Tuesday, September 15, 2009

What are they saying?

Your customers may be talking about you .... are you listening?

There are plenty of reasons for getting into the social networking mix. The most compelling might be that it will give you the opportunity to tune into the conversation about you, your competitors and your customers.

TweetGrid (screenshot shown at right) is my favorite monitoring tool. It's free and easy to use. It won't give you reports or enable data capture, but it will keep you looped in on any chatter that mentions your company. Other tools are coming into the market that will integrate other networks, like FaceBook and LinkedIn, into a more complete picture of the web conversation that you're concerned about. Depending on your particular needs, you may find that such a tool would be a worthwhile investment.

If you're not tuned into what the market is saying about you, you are missing a massive opportunity. Call me now to talk about how we can help you enhance your online strategy and boost your brand.

Hints at Oracle's future

Now that Sun is part of the Oracle family, Oracle is working fast to capitalize on potential synergies. On Tuesday, both firms issued mirrored press releases inviting the public to attend a webinar that features Oracle's database platform running on Sun machines. This isn't all that new. What is new is that the machine takes advantage of Solid State Drives (SSD) that Sun has been working on for at least the past few years. SSD technology is faster than traditional disk-based storage, although it is significantly more costly.

What does this mean for enterprises? For small and mid-sized businesses, not much right now. In the next eighteen months, however, we should be seeing SSD technology start to make its way down the server and storage network food chain. And in three years or so, I'd expect to see it as an affordable and better alternative to conventional storage devices. At the same time, disk-based storage should begin to drop in price as SSD based devices encroach on their currently well-protected territory. This is good news for CIOs and CTOs in organizations that store large data sets. Examples include healthcare technology, video media, and social networking sites.

Keep a close eye on this. It should be kind of fun to see it all play out.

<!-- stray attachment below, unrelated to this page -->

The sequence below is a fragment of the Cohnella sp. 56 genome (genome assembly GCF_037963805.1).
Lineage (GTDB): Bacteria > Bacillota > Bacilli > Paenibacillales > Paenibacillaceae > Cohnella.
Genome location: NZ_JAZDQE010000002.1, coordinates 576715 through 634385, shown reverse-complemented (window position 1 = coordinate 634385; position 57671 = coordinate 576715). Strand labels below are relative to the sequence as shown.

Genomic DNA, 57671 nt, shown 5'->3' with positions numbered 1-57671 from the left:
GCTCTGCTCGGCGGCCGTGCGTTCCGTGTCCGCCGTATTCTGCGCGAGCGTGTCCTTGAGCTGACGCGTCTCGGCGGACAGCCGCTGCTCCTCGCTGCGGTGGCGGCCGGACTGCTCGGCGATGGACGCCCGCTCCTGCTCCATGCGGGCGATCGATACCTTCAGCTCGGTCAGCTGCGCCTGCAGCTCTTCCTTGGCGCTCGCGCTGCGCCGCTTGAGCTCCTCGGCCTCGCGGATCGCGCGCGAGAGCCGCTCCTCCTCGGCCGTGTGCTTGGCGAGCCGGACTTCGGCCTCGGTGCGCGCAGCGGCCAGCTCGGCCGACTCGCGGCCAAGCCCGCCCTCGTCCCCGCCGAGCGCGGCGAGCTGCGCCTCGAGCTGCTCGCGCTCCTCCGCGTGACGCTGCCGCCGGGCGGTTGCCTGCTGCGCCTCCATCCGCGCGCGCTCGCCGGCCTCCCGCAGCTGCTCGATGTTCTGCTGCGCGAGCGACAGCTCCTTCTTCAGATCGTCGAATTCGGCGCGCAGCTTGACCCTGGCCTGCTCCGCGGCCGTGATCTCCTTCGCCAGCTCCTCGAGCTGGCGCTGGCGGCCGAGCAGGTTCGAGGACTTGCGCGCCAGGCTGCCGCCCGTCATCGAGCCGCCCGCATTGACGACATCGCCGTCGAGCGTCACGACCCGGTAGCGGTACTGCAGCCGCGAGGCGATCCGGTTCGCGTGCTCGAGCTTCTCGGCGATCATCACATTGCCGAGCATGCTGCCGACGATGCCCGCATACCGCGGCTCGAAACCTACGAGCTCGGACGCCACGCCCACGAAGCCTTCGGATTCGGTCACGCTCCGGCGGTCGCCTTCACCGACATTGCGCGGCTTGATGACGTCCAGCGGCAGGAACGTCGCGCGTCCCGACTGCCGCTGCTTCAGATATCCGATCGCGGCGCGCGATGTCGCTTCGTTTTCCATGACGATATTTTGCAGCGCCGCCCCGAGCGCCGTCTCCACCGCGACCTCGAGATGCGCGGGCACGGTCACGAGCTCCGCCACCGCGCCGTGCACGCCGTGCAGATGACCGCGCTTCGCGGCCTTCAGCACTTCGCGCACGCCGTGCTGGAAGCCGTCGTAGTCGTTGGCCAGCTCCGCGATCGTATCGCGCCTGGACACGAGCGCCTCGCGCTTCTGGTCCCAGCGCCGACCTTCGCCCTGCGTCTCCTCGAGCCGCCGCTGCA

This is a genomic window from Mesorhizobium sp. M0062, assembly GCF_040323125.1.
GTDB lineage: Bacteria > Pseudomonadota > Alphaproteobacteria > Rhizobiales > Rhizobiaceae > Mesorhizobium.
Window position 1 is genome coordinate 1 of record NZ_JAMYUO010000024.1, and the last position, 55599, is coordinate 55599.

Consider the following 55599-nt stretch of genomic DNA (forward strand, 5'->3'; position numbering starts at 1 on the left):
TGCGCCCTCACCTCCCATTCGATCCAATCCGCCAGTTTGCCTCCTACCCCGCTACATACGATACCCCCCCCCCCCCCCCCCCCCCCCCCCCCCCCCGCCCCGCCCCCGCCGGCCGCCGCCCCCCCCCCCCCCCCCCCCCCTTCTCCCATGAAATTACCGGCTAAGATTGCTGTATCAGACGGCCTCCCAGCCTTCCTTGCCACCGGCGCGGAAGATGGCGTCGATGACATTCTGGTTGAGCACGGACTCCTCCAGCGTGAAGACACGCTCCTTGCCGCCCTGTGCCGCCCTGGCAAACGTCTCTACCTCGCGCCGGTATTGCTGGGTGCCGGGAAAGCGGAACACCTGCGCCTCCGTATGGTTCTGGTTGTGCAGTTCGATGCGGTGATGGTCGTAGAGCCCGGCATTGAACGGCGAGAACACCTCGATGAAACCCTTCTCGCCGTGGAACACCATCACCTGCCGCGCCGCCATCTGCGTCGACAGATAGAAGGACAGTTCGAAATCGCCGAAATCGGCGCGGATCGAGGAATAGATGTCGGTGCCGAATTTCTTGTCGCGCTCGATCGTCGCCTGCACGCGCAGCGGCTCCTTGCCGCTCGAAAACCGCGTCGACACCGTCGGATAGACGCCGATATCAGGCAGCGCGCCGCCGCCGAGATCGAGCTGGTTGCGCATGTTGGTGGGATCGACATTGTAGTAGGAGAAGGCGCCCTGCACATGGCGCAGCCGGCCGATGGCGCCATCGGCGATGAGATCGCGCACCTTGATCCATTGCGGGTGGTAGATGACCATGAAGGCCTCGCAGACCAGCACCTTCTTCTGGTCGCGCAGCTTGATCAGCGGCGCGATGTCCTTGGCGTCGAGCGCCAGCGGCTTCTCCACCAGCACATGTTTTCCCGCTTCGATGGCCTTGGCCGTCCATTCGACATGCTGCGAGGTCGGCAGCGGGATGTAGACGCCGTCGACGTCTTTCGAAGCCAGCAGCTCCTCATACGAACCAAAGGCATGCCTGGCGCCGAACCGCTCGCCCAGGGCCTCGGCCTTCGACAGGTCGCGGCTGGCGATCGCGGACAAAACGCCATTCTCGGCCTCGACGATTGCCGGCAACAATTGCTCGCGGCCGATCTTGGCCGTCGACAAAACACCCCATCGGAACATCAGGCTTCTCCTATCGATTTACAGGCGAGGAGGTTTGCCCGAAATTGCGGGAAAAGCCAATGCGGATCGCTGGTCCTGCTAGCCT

Credit where credit is due ...
Oracle event signals Sun hardware aspirations

Tuesday, September 8, 2009

Critical Windows patches expected today

Last Friday, Microsoft published a Security Bulletin announcing that today's update will include five critical updates. While these updates are meant to deal with several Windows issues (none are targeted to Office applications or other Microsoft software), the just announced IIS vulnerability is not expected to be addressed in this update.

All of the major Windows operating systems are included in this update:

  • Windows Server 2008
  • Windows Server 2003
  • Windows Vista
  • Windows XP
  • Windows 2000

It is somewhat unusual for a new O/S, such as Server 2008, to get a critical update so early in its lifecycle.

The update is expected to be released at approximately 1:00pm EDT. Also, Microsoft will host a webcast to address customer questions on these bulletins on September 9, 2009, at 11:00 AM Pacific Time (US & Canada). Register now for the September security bulletin webcast. After this date, this webcast is available on-demand. For more information, see Microsoft Security Bulletin Summaries and Webcasts.

Sunday, September 6, 2009

Widespread Touchscreen is coming

A few weeks back, ComputerWorld published an analysis of what five top PC makers are planning for the touch-screen market. I found it to be eye-opening. Here are some highlights from the article:
  • Lenovo Group plans to release a touch-screen model soon after Windows 7 goes into production release.
  • Acer is planning three touch-screen models for Windows 7.
  • Micro-Star International (MSI) is planning a Windows 7-enable netbook.
  • Sony announced earlier in August that the Vaio will be available in touch-screen enabled models for Windows 7.
  • Asuste - which is already in the touch-screen game with several Linux models - is planning a Windows 7 version.
Notice a theme?

Of course, all of these manufacturers - which collectively represent 60% of the global PC market - are linking up with the release of Windows 7 to help push this market forward. My perspective is that this is a welcome development. Touch-screen technology has been pretty good for too many years for it to be so rare in the market. It will, of course, have an impact on consumer-facing application development. And it will open up a plethora of opportunities for creative solutions to pesky user-interface issues. Not the least is how technology can be used in mobile environments, such as delivery trucks, military vehicles, and even airplane cockpits. I also think about kiosk applications at health clubs, banks, hospitals, doctor's offices; the list goes on and on.

I'll be keeping a close eye on this over the next six months. It's going to be impossible to ignore the implications.

Here's the article from ComputerWorld:
The OS that launched 1,000 touch screens